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Paris Was The Place

by

Susan CONLEY

354 pages

Release date: August 7, 2013
from Knopf/Random House

Paris Was The PlaceISBN: 978-0-307-59407-5

Purchase

This book counts for the following Reading Challenges:

     Books on FranceNew Authors 2013

MY THOUGHTS ABOUT THIS BOOK

rating systemImmigration is a hot topic in France, and yet there are not many novels set against that background. Paris was The Place focuses on this issue in the 1980s, as we follow a group of young girls in an immigrant center. They are waiting for their trial: they will either receive French asylum or be sent back to their country of origin.
The book is also full to the brim with great details about the city, as the heroin walks the streets or takes le métro.
Part of the book is set in India, and again, I enjoyed the details about the country and its culture.

Willie, a young California woman in her 30s, comes to Paris. She is officially a poetry teacher, but she ends up with this job: helping the immigrant teenagers of the center tell their story in such a true and moving way that the judge will agree to let them remain in France.
The problem is, Willie has been through lots of emotional hardships, not easy relationships with her parents, her mother died a couple of years ago, and she is very attached to her brother Luke. So she is not really emotionally mature, and she ends up being too moved by the stories and destinies of these girls, who could go back to horrible situations in their country. So one day, when one of them,  Gita, 15,  asks her to help her in a very special way… Well, you will have to read to see how complicated it turns out.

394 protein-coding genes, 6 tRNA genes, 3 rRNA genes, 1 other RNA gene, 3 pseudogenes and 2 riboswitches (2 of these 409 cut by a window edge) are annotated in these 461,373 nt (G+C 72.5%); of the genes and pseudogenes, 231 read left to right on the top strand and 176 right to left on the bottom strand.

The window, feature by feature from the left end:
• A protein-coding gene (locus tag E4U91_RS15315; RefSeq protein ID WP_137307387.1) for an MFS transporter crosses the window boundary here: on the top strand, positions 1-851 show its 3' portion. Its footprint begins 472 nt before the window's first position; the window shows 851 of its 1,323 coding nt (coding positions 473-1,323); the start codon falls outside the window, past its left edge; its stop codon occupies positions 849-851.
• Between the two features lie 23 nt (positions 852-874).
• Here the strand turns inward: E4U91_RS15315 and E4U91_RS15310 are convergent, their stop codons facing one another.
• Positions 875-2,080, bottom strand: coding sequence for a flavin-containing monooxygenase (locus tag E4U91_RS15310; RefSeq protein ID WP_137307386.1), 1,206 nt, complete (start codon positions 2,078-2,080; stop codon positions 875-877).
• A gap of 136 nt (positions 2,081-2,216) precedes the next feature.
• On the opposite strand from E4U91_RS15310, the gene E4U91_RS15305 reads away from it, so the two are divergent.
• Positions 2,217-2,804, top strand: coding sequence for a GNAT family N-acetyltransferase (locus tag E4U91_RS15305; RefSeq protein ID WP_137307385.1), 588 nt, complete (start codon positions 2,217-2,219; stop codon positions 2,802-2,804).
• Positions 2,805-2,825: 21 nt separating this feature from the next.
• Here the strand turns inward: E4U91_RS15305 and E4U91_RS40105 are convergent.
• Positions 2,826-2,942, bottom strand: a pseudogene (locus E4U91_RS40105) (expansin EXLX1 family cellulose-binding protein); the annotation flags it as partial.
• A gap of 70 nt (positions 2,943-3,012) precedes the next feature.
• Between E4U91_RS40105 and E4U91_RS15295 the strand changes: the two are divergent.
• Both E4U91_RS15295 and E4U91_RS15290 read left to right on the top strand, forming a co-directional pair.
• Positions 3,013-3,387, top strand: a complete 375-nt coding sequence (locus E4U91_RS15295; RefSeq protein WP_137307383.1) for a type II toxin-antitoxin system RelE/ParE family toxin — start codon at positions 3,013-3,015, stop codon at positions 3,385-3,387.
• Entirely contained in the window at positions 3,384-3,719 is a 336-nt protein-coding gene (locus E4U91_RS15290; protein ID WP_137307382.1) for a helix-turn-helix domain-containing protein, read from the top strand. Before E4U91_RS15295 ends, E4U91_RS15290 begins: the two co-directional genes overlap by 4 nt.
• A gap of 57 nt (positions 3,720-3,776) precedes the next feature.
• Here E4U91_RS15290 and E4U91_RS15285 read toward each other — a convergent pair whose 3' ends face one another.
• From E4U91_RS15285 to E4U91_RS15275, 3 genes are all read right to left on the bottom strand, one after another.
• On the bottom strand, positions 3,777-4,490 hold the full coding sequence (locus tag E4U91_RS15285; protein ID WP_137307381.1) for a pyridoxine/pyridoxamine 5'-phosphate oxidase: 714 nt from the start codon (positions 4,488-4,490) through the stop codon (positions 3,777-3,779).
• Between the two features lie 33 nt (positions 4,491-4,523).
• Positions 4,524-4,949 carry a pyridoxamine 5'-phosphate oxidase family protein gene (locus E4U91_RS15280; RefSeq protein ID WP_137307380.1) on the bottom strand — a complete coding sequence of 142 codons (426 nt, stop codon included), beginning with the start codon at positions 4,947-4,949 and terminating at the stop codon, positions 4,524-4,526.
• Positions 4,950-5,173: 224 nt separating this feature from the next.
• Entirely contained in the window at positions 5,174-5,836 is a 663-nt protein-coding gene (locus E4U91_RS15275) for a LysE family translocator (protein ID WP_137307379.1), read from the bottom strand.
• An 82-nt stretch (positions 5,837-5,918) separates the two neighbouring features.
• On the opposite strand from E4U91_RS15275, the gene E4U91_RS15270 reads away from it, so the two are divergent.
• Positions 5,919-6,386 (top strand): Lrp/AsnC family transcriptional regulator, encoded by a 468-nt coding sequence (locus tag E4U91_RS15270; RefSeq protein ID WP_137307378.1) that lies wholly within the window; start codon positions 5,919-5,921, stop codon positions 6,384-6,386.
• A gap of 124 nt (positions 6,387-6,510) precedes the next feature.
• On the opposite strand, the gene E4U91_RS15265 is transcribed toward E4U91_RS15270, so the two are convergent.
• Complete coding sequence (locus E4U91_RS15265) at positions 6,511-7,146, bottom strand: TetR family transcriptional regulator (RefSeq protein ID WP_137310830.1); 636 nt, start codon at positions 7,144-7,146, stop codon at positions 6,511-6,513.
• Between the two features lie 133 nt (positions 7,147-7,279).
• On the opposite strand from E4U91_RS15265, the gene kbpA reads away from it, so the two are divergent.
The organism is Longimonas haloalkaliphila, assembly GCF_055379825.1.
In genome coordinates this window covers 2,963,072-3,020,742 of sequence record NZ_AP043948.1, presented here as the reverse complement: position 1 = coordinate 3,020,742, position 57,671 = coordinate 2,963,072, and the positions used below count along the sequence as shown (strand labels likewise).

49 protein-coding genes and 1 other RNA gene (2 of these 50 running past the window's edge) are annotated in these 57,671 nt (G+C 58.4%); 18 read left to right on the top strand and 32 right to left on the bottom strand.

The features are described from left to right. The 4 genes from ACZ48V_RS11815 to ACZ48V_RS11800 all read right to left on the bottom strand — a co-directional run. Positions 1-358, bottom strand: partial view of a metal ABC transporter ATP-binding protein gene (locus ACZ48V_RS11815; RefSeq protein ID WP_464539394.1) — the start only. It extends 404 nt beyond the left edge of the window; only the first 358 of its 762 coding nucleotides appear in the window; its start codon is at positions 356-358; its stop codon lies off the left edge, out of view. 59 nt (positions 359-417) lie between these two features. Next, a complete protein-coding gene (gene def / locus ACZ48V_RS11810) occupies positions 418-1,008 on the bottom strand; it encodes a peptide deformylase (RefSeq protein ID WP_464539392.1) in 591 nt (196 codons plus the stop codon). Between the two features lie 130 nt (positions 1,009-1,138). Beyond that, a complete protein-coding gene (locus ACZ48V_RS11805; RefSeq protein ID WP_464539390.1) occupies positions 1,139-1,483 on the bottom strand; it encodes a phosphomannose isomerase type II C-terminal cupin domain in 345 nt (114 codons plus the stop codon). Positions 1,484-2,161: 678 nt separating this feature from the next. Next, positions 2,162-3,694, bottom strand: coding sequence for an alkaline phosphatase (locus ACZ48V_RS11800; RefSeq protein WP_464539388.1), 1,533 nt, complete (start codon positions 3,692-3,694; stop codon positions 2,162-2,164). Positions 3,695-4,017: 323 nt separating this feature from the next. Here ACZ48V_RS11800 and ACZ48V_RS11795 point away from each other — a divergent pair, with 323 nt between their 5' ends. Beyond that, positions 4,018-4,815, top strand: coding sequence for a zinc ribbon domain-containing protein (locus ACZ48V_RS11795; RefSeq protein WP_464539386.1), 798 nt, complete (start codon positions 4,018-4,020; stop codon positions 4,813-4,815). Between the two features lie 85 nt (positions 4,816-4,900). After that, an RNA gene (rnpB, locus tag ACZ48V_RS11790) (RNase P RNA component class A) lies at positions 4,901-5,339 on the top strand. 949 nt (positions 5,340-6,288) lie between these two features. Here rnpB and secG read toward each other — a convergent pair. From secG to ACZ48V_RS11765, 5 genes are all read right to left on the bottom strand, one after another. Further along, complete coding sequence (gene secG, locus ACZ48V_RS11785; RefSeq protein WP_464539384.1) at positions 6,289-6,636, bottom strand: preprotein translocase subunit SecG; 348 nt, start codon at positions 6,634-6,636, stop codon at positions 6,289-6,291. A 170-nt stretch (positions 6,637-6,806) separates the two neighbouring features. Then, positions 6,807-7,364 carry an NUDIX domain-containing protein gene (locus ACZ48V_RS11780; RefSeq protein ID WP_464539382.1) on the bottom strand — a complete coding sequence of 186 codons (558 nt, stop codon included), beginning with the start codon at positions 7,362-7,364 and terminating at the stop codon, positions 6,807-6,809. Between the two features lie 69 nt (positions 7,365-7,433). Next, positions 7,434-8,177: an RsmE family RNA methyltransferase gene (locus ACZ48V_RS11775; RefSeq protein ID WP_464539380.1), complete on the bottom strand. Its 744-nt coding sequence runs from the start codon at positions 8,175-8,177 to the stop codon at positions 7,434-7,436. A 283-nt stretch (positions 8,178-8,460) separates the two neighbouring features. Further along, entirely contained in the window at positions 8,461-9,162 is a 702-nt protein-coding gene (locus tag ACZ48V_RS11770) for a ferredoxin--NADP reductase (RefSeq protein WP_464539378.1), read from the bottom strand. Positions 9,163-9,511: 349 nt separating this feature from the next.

There are lots of different layers in this book. Apart form this main plot, Willie falls in love with Macon, one of the center judges. And it is not a clear and easy relationship either.
Then her dear brother Luke falls very seriously ill.
Willie keeps up with her interest in poetry, and she manages to travel to India to meet a famous Indian poetess’s daughter she researches about.

I liked the descriptions of Willie, Luke, and Macon, and of what they were each going through. It sounded very realistic to me. I particularly liked the presentation of the girls at the detention center, Gita and the others, with their amazing stories. I knew nothing was rosy for them in Paris, but I ignored the details of life in that type of center. Quite eye opening!
i found the dialogues very realistic and ringing true.

I felt sometimes there were too many things going on at the same time; and yet, isn’t it how life goes? All the different plot lines do converge to the issue of belonging, whether it be at the level of one’s relation with a lover, a brother, a friend, a country, or a passion for poetry. And when you go through all these, what happens to you, how you get transformed, how you may get hurt or actually mature.

So I would highly recommend it to readers interested in family fiction, or who want to see more closely what happens to immigrant candidates in a country like France. Beware that your romantic idea of France and Paris may get a bit damaged in the process, but really, Paris is so much more than just the city of lights.